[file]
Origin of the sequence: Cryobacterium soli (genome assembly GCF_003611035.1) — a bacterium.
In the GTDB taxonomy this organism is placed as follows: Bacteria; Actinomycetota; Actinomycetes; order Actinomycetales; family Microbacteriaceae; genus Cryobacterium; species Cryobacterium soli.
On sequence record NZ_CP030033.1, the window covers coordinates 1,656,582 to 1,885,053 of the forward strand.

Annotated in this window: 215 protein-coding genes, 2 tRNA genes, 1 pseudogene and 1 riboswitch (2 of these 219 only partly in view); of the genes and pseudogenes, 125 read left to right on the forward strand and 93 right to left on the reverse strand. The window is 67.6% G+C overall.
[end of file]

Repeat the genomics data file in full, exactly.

Origin of the sequence: Cryobacterium soli (genome assembly GCF_003611035.1) — a bacterium.
In the GTDB taxonomy this organism is placed as follows: Bacteria; Actinomycetota; Actinomycetes; order Actinomycetales; family Microbacteriaceae; genus Cryobacterium; species Cryobacterium soli.
On sequence record NZ_CP030033.1, the window covers coordinates 1,656,582 to 1,885,053 of the forward strand.

Annotated in this window: 215 protein-coding genes, 2 tRNA genes, 1 pseudogene and 1 riboswitch (2 of these 219 only partly in view); of the genes and pseudogenes, 125 read left to right on the forward strand and 93 right to left on the reverse strand. The window is 67.6% G+C overall.